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How to Move to the UK with Your Cats

Moving with cats to the UK and surviving the quarantine process.

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Photo of two cats in window

Ghost & Buffy Home at Last

Photo Credit: © Marion Boddy-Evans

If you're thinking of moving with your cats to the UK, you'll quickly discover there's a lot of rules, regulations, and paperwork involved. It is an understandable policy, considering that presently rabies doesn't occur in the UK, and the aim is to keep this terrible disease (and others) out. If your cats don't qualify for the Pet Travel Scheme (PETS) then they will have to go through quarantine.

What is the Pet Travel Scheme (PETS)?

The Pet Travel Scheme (PETS) is like a passport system for cats, which enables cats (and dogs and ferrets) from specified countries to enter the UK without quarantine, provided all the rules are met. This includes having a microchip, valid vaccinations, and a blood test for rabies. For the current requirements, see the Defra website (UK's Department for Environment, Food and Rural Affairs). If you can't meet all these requirements, or you're moving from a country not listed, then your cats and you will have to endure quarantine.

Cats Quarantine in the UK

Cats not qualifying under PETS have be quarantined for six months at an approved facility at your own expense. You have to obtain an import license and arrange for quarantine before moving. Your cats will be collected at the airport (or port of entry) by the quarantine kennels, cleared through customs, and taken to the quarantine facilities. You may not collect your cats yourself, but you can visit them in quarantine as often as you like.

I interviewed Marion Boddy-Evans, About.com Guide to Painting. She and her husband, Alistair Boddy-Evans, Guide to African History, had moved with their cats from South Africa to the UK in 2008. Their cats were in quarantine for six months. Marion shared this experience:

When we moved from South Africa to the UK we selected a quarantine facility near Heathrow airport because we knew cats faced a 12-hour flight, plus all the waiting time to pass through customs. In the end, they traveled for nearly 24 hours, door to door, in their cat crates. Our choice meant we had to travel some distance to visit them during quarantine, but we decided this was better than making them travel for even longer before they got into quarantine. At the end of the quarantine period, the quarantine kennels transported them to our new home, using the crates they’d flown in originally.

Flying Cats

Although cats fly in the cargo hold of a plane, this is a heated and pressurized space. Pet transport companies will provide you with a sturdy crate that meets the airline's requirements (which has got to do with holes that aren't so big paws can be poked out, for instance). All the relevant address and customs labels are stuck to this, and the door should be secured with a keyring or plastic tie so it can't open accidentally. Shred some newspaper and place a clean blanket on top of this. If your cats will be traveling for a long time, freeze the water in the water container so it will be drinkable later in the flight.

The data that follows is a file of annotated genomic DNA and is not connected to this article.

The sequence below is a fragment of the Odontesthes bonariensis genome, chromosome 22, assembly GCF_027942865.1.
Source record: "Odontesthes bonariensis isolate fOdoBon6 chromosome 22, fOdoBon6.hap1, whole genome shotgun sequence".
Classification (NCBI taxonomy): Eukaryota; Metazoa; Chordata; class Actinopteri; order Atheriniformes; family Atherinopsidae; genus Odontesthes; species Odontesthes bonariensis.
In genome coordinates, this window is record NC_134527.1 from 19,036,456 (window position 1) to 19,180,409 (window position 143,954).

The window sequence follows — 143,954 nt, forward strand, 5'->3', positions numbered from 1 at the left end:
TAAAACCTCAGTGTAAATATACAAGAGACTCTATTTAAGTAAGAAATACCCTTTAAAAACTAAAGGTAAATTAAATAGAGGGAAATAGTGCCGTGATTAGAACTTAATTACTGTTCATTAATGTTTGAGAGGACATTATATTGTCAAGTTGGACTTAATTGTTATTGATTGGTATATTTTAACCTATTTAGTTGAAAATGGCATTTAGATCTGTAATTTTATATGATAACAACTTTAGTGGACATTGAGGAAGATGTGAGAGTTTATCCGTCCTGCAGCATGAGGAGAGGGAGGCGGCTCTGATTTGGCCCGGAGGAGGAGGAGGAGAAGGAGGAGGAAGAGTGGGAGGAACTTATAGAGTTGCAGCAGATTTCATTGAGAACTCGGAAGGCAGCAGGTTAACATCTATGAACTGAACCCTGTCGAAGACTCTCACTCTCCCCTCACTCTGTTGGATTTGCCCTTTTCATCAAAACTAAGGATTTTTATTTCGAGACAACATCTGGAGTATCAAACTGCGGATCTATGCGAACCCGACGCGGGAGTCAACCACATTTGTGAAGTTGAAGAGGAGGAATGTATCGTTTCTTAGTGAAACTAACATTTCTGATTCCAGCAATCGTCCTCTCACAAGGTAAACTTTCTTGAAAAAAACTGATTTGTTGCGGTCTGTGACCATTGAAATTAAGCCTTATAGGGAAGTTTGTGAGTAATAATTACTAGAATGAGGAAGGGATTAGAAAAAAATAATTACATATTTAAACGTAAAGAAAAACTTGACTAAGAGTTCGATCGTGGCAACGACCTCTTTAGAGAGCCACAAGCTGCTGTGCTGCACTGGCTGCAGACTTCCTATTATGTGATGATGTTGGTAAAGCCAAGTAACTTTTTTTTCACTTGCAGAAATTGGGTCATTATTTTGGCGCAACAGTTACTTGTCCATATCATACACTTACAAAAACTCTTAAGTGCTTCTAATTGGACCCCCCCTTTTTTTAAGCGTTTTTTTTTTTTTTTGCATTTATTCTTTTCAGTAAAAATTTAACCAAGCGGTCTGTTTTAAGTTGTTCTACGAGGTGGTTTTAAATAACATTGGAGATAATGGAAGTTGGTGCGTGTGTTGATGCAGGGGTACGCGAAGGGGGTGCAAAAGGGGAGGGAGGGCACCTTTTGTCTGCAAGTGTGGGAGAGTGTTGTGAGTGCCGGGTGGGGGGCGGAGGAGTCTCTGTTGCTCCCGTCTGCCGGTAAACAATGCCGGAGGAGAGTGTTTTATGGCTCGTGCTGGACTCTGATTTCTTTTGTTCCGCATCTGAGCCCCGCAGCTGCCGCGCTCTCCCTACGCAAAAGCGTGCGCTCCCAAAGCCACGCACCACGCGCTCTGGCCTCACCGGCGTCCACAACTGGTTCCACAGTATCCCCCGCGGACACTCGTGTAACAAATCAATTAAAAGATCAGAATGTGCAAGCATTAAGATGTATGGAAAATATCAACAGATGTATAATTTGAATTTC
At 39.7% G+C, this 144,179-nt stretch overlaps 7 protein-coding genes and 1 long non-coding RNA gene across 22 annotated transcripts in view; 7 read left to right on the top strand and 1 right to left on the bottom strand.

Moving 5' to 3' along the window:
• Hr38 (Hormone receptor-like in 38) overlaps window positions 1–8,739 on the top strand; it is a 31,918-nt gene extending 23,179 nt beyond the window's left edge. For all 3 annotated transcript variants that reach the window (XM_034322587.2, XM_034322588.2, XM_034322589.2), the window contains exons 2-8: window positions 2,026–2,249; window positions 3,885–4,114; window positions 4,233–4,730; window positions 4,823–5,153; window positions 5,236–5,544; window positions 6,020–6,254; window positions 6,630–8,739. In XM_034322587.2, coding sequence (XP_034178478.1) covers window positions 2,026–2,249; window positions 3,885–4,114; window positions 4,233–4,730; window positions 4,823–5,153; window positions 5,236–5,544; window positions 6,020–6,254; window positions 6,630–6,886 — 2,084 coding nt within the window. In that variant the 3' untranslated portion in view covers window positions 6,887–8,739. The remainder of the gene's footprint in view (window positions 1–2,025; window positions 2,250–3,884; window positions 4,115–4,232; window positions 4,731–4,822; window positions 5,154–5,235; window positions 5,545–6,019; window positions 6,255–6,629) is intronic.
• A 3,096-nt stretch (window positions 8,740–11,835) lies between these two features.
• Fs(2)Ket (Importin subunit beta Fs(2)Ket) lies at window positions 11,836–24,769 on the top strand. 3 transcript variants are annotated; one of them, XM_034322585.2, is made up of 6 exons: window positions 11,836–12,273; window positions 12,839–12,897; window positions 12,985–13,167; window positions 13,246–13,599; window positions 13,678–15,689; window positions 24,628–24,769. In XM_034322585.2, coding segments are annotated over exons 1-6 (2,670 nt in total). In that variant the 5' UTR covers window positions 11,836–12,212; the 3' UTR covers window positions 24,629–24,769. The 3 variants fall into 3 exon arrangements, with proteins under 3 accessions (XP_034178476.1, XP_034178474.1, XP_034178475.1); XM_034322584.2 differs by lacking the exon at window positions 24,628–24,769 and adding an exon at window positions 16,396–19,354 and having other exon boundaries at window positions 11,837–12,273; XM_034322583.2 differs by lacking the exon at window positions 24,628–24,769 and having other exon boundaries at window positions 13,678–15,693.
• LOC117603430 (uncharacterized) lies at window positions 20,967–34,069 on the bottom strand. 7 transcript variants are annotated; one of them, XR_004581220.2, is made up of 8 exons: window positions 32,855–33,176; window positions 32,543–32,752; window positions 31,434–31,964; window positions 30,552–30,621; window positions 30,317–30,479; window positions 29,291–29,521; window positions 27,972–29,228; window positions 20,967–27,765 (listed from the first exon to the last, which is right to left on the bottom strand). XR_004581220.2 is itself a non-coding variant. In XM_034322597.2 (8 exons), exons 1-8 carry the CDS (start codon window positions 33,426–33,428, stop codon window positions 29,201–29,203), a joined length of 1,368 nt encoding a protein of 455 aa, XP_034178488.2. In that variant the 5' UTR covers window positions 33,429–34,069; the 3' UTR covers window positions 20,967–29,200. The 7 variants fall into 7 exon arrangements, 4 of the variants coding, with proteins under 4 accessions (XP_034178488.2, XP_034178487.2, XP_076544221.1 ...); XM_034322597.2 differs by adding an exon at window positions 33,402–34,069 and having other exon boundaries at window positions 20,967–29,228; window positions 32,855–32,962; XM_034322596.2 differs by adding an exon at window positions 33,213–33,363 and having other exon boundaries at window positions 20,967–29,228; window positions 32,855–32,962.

What to Expect from Quarantine
A quarantine kennels isn't a pampered cat hotel, but is more like a basic hostel. Marion shares more experiences:

We found the facilities to be meticulously clean every time we visited, quality brands of food were used, and the person in charge of that section was devoted to the cats under her care. We were able to provide blankets, baskets, and climbing poles as well as food treats. When we asked for a specific food for one of our cats who had lost weight, this was provided.

Our cats shared three to a kennel, but if you’ve only one cat she'll be by herself. The individual kennel areas were small, but had a window (covered with metal mesh) that opened to the fresh air and a metal mesh gateway to the corridor. There was also a small heating unit for winter. A vet was available if necessary, and the pet insurance the kennels organized covered the bill up to a limit.

Boredom is a factor, especially for cats used to having space to explore and play. Cats who thrive on a comfy spot to sleep, food, brushing, and a bit of love will get all those. Marion said that her youngest, most active cat took to tossing the cat litter out of the tray in boredom! She and Alistair tried to compensate with home-alone cat toys, like a mouse that squeaks when it's touched. She adds, "Now he's home, he's fortunately not showing any hangover from his time in quarantine (and not tossing kitty litter anywhere)."

Visiting Quarantine Kennels

If at all possible, you and/or a family member should arrange to visit your cats in quarantine, as often as possible. No matter how well-planned your move to the UK has been, travel of any kind is inherently stressful to cats, and a feeling of abandonment is something to avoid at all costs. It is especially important to visit regularly, if you only have one cat in quarantine. Although is was a day-long trip, Marion visited her cats regularly. She told me:
I can't imagine not visiting. Sure, it's not the kind of place you'd normally spend an afternoon, but you need to remind your kitties you haven't forgotten them. They certainly remembered and were pleased to see us. Though not as pleased as we all were when six months were finally up and both kitties and humans were home together at last.

Although a long-distance move with cats may seem like a daunting prospect, with careful planning and research, it can be done successfully, as Marion and Alistair have demonstrated. Ghost and Buffy, pictured here in their new home in Scotland, could be saying, "There's no place like home."

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